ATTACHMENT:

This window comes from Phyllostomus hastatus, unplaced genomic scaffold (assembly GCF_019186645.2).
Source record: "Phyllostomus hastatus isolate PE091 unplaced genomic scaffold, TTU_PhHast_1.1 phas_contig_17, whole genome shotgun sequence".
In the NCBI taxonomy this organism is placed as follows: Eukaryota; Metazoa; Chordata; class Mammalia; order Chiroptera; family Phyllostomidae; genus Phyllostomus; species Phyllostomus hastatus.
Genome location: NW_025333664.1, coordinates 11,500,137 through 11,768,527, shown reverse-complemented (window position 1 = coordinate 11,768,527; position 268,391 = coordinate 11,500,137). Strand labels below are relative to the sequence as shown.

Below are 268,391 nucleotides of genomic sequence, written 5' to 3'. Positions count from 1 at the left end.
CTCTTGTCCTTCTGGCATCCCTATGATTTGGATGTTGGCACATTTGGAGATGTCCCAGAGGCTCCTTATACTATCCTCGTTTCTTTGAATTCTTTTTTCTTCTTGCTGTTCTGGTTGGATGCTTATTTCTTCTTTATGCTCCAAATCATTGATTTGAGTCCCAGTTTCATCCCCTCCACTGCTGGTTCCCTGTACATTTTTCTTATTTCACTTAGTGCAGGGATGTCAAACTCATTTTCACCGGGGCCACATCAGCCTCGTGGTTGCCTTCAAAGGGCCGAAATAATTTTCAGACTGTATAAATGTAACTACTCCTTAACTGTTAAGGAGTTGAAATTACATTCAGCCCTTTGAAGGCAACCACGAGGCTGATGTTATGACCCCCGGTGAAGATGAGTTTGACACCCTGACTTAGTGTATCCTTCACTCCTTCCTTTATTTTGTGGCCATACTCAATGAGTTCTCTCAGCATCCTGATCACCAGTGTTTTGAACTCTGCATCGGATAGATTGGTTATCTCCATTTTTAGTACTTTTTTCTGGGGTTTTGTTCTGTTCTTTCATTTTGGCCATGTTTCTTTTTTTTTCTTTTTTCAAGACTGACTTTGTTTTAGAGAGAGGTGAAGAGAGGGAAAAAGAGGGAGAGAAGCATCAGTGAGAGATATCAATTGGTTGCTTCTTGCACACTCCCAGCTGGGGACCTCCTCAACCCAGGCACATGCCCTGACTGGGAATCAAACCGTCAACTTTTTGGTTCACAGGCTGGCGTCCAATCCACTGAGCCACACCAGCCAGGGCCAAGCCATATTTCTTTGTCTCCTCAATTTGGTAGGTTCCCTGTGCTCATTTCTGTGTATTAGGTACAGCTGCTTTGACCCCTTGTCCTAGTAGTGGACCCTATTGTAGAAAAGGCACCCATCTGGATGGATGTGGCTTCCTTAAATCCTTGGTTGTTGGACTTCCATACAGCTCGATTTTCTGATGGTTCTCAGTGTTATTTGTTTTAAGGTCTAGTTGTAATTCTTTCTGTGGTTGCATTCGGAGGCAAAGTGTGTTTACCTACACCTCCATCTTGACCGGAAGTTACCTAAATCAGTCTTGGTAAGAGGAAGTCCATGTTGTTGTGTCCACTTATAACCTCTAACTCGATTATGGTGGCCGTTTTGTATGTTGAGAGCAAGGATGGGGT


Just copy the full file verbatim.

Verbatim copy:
This window comes from Phyllostomus hastatus, unplaced genomic scaffold (assembly GCF_019186645.2).
Source record: "Phyllostomus hastatus isolate PE091 unplaced genomic scaffold, TTU_PhHast_1.1 phas_contig_17, whole genome shotgun sequence".
In the NCBI taxonomy this organism is placed as follows: Eukaryota; Metazoa; Chordata; class Mammalia; order Chiroptera; family Phyllostomidae; genus Phyllostomus; species Phyllostomus hastatus.
Genome location: NW_025333664.1, coordinates 11,500,137 through 11,768,527, shown reverse-complemented (window position 1 = coordinate 11,768,527; position 268,391 = coordinate 11,500,137). Strand labels below are relative to the sequence as shown.

Below are 268,391 nucleotides of genomic sequence, written 5' to 3'. Positions count from 1 at the left end.
CTCTTGTCCTTCTGGCATCCCTATGATTTGGATGTTGGCACATTTGGAGATGTCCCAGAGGCTCCTTATACTATCCTCGTTTCTTTGAATTCTTTTTTCTTCTTGCTGTTCTGGTTGGATGCTTATTTCTTCTTTATGCTCCAAATCATTGATTTGAGTCCCAGTTTCATCCCCTCCACTGCTGGTTCCCTGTACATTTTTCTTATTTCACTTAGTGCAGGGATGTCAAACTCATTTTCACCGGGGCCACATCAGCCTCGTGGTTGCCTTCAAAGGGCCGAAATAATTTTCAGACTGTATAAATGTAACTACTCCTTAACTGTTAAGGAGTTGAAATTACATTCAGCCCTTTGAAGGCAACCACGAGGCTGATGTTATGACCCCCGGTGAAGATGAGTTTGACACCCTGACTTAGTGTATCCTTCACTCCTTCCTTTATTTTGTGGCCATACTCAATGAGTTCTCTCAGCATCCTGATCACCAGTGTTTTGAACTCTGCATCGGATAGATTGGTTATCTCCATTTTTAGTACTTTTTTCTGGGGTTTTGTTCTGTTCTTTCATTTTGGCCATGTTTCTTTTTTTTTCTTTTTTCAAGACTGACTTTGTTTTAGAGAGAGGTGAAGAGAGGGAAAAAGAGGGAGAGAAGCATCAGTGAGAGATATCAATTGGTTGCTTCTTGCACACTCCCAGCTGGGGACCTCCTCAACCCAGGCACATGCCCTGACTGGGAATCAAACCGTCAACTTTTTGGTTCACAGGCTGGCGTCCAATCCACTGAGCCACACCAGCCAGGGCCAAGCCATATTTCTTTGTCTCCTCAATTTGGTAGGTTCCCTGTGCTCATTTCTGTGTATTAGGTACAGCTGCTTTGACCCCTTGTCCTAGTAGTGGACCCTATTGTAGAAAAGGCACCCATCTGGATGGATGTGGCTTCCTTAAATCCTTGGTTGTTGGACTTCCATACAGCTCGATTTTCTGATGGTTCTCAGTGTTATTTGTTTTAAGGTCTAGTTGTAATTCTTTCTGTGGTTGCATTCGGAGGCAAAGTGTGTTTACCTACACCTCCATCTTGACCGGAAGTTACCTAAATCAGTCTTGGTAAGAGGAAGTCCATGTTGTTGTGTCCACTTATAACCTCTAACTCGATTATGGTGGCCGTTTTGTATGTTGAGAGCAAGGATGGGGT